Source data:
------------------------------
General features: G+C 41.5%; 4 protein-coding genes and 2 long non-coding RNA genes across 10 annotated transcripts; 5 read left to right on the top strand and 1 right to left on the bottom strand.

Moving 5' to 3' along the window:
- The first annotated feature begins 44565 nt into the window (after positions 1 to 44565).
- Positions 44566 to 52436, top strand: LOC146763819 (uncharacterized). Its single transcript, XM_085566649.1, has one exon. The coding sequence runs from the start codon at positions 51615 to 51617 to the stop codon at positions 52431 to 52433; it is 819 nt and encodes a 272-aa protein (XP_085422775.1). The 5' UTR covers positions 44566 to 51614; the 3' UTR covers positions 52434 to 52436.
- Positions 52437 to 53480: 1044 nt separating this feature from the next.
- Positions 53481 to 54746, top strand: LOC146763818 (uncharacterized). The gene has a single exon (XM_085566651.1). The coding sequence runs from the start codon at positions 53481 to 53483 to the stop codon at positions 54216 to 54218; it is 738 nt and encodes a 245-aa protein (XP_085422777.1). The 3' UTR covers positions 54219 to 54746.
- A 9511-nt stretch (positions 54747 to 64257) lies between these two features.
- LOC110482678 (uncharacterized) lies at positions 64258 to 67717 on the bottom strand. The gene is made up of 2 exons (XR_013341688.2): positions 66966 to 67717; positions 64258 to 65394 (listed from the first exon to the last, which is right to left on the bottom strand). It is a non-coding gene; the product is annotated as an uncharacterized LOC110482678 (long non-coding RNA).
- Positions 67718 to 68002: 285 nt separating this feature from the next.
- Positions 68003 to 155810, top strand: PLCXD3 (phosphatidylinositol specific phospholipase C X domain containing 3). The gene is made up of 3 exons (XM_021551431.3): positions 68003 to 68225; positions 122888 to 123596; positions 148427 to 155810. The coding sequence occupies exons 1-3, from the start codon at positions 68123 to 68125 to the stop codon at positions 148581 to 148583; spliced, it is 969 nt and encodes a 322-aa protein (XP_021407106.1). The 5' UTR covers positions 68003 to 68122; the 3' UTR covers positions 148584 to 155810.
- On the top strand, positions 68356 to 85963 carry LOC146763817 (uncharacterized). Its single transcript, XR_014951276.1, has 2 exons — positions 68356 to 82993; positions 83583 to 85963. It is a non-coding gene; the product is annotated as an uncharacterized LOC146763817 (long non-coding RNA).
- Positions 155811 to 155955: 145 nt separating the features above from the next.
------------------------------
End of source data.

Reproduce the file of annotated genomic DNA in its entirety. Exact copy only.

General features: G+C 41.5%; 4 protein-coding genes and 2 long non-coding RNA genes across 10 annotated transcripts; 5 read left to right on the top strand and 1 right to left on the bottom strand.

Moving 5' to 3' along the window:
- The first annotated feature begins 44565 nt into the window (after positions 1 to 44565).
- Positions 44566 to 52436, top strand: LOC146763819 (uncharacterized). Its single transcript, XM_085566649.1, has one exon. The coding sequence runs from the start codon at positions 51615 to 51617 to the stop codon at positions 52431 to 52433; it is 819 nt and encodes a 272-aa protein (XP_085422775.1). The 5' UTR covers positions 44566 to 51614; the 3' UTR covers positions 52434 to 52436.
- Positions 52437 to 53480: 1044 nt separating this feature from the next.
- Positions 53481 to 54746, top strand: LOC146763818 (uncharacterized). The gene has a single exon (XM_085566651.1). The coding sequence runs from the start codon at positions 53481 to 53483 to the stop codon at positions 54216 to 54218; it is 738 nt and encodes a 245-aa protein (XP_085422777.1). The 3' UTR covers positions 54219 to 54746.
- A 9511-nt stretch (positions 54747 to 64257) lies between these two features.
- LOC110482678 (uncharacterized) lies at positions 64258 to 67717 on the bottom strand. The gene is made up of 2 exons (XR_013341688.2): positions 66966 to 67717; positions 64258 to 65394 (listed from the first exon to the last, which is right to left on the bottom strand). It is a non-coding gene; the product is annotated as an uncharacterized LOC110482678 (long non-coding RNA).
- Positions 67718 to 68002: 285 nt separating this feature from the next.
- Positions 68003 to 155810, top strand: PLCXD3 (phosphatidylinositol specific phospholipase C X domain containing 3). The gene is made up of 3 exons (XM_021551431.3): positions 68003 to 68225; positions 122888 to 123596; positions 148427 to 155810. The coding sequence occupies exons 1-3, from the start codon at positions 68123 to 68125 to the stop codon at positions 148581 to 148583; spliced, it is 969 nt and encodes a 322-aa protein (XP_021407106.1). The 5' UTR covers positions 68003 to 68122; the 3' UTR covers positions 148584 to 155810.
- On the top strand, positions 68356 to 85963 carry LOC146763817 (uncharacterized). Its single transcript, XR_014951276.1, has 2 exons — positions 68356 to 82993; positions 83583 to 85963. It is a non-coding gene; the product is annotated as an uncharacterized LOC146763817 (long non-coding RNA).
- Positions 155811 to 155955: 145 nt separating the features above from the next.